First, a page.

Over the past four decades, the organization has pioneered a model that supports the development of the very young child, frees young children from the burden of looking after younger siblings, assists children in enrolling in schools and provides after-school support to ensure they stay in school. Children from birth to 3 years old take part in a crèche program that emphasizes the creation of a stimulating environment that nurtures motor, cognitive, social, emotional and physical growth. This is what Mumbai Mobile Crèches is best known for — as a model of early-child care and education where learning happens through music, dance and play.

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Vrishali Pispati, chief executive of  Mobile Crèches in Mumbai.
Vrishali Pispati, chief executive of Mumbai Mobile Crèches.

Children from 3 to 5 years old are placed in a pre-primary program that boosts school preparedness. From age 6, children are enrolled in local municipal schools and benefit from after-school support, which works with them to develop their reading, writing and math skills.

A nutrition program works to improve the children’s nutritional health with a carefully designed daily diet. Centers provide breakfast, midmorning snacks, lunch and an evening snack to all the children. The organization’s health program ensures that children receive necessary medical attention and are regularly checked and treated for illnesses. All children receive curative, preventive and rehabilitative care, provided by weekly doctors’ visits. Health and hygiene awareness workshops are run for children and the surrounding communities.

When construction workers move to jobs at another building site in the area, their children will attend Mumbai Mobile Crèches’ center on the new site, if that site has one.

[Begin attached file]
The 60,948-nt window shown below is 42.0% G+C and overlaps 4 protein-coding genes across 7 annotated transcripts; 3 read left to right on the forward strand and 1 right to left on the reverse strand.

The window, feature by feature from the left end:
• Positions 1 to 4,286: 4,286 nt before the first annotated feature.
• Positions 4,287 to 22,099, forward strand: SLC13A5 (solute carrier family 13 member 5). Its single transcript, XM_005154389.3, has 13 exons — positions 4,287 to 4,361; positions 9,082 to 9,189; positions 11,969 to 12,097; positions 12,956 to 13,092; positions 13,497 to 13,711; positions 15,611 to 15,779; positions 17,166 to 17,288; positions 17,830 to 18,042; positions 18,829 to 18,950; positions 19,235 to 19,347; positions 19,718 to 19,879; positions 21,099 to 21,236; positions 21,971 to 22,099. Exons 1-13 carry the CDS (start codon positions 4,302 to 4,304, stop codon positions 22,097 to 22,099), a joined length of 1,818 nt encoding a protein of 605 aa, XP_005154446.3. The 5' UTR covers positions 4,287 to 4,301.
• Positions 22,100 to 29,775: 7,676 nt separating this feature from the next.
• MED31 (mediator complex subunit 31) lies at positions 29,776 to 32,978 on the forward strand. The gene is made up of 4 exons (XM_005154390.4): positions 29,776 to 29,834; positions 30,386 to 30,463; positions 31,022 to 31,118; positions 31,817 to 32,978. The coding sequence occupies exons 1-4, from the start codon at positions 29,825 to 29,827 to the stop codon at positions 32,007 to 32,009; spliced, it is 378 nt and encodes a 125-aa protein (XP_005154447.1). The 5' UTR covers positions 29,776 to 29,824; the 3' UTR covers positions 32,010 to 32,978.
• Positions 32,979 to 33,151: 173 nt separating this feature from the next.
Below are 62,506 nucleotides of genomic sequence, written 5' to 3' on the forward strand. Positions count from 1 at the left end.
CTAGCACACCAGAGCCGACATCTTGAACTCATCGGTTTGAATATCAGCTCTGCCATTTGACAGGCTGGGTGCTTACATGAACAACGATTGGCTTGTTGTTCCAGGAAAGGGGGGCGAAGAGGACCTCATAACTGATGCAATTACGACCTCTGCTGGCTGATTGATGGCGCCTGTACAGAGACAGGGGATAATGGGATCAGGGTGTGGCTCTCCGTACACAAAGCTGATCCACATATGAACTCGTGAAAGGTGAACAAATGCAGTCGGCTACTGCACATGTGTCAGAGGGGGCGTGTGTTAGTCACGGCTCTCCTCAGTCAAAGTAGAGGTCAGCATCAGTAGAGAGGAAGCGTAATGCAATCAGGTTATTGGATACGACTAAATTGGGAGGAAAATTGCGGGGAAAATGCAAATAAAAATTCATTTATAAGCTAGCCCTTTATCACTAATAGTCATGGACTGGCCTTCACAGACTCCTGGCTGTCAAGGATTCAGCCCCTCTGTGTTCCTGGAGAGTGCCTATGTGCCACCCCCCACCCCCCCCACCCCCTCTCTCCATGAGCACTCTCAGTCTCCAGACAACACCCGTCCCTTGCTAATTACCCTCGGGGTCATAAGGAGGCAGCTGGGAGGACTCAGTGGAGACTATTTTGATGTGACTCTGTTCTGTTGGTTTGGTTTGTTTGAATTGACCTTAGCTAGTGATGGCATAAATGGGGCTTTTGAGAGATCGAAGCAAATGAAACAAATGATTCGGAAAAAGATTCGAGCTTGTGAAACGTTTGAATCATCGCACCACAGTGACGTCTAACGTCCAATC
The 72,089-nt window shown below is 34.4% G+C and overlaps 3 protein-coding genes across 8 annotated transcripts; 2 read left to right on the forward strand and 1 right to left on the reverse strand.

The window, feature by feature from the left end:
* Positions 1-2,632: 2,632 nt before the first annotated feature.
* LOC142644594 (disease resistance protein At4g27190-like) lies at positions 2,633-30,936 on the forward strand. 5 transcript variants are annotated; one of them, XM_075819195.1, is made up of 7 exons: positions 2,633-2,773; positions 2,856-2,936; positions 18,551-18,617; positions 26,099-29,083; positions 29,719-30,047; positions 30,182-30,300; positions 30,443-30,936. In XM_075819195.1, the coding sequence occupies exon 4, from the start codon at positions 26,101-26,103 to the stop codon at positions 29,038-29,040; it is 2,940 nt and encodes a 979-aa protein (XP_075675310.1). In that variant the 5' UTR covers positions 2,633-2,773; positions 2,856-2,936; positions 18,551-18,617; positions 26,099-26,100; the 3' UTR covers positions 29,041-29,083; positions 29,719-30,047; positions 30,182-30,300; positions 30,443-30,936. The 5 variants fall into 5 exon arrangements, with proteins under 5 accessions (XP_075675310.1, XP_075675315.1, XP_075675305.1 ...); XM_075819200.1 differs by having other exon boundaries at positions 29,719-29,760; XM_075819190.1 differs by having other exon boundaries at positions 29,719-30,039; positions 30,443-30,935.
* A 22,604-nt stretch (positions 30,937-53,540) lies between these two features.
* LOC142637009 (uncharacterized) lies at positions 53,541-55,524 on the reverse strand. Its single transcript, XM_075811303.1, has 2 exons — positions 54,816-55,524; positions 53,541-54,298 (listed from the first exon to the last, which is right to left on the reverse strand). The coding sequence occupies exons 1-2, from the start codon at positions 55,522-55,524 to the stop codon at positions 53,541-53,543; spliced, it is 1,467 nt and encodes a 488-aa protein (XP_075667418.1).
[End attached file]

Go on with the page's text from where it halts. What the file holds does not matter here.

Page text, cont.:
Mumbai Mobile Crèches sees the community as the central focus for creating awareness and sustainable interventions, be it in health, education or any other relevant social issue. Through workshops, training, monthly community meetings and street theater, various issues such as child care, child labor, hygiene, nutrition, health care and substance abuse are discussed. The group is also committed to empowering women who live on construction sites by training them in a yearlong program to become early-childhood caregivers. Currently, 30 percent of the organization’s teachers hail from construction workers’ communities.

Advocacy initiatives of the organization include promoting knowledge of the rights of children on construction sites in their communities, in government departments and in the construction industry in general. The mobile crèche project also includes training other nonprofit groups and individuals to set up and run day-care centers that promote early childhood development. Mumbai Mobile Crèches works closely with the government to see to it that children living on construction sites can enjoy the benefits of various government services. We envision a future where all children have a nurturing and happy childhood.


Vrishali Pispati is the chief executive officer of the Mumbai Mobile Crèches. She has a bachelor of laws degree from Mumbai University; a master’s of arts in economics from Mumbai University; and a master’s degree in management studies, finance, from Jamnalal Bajaj Institute of Management Studies, also at Mumbai University.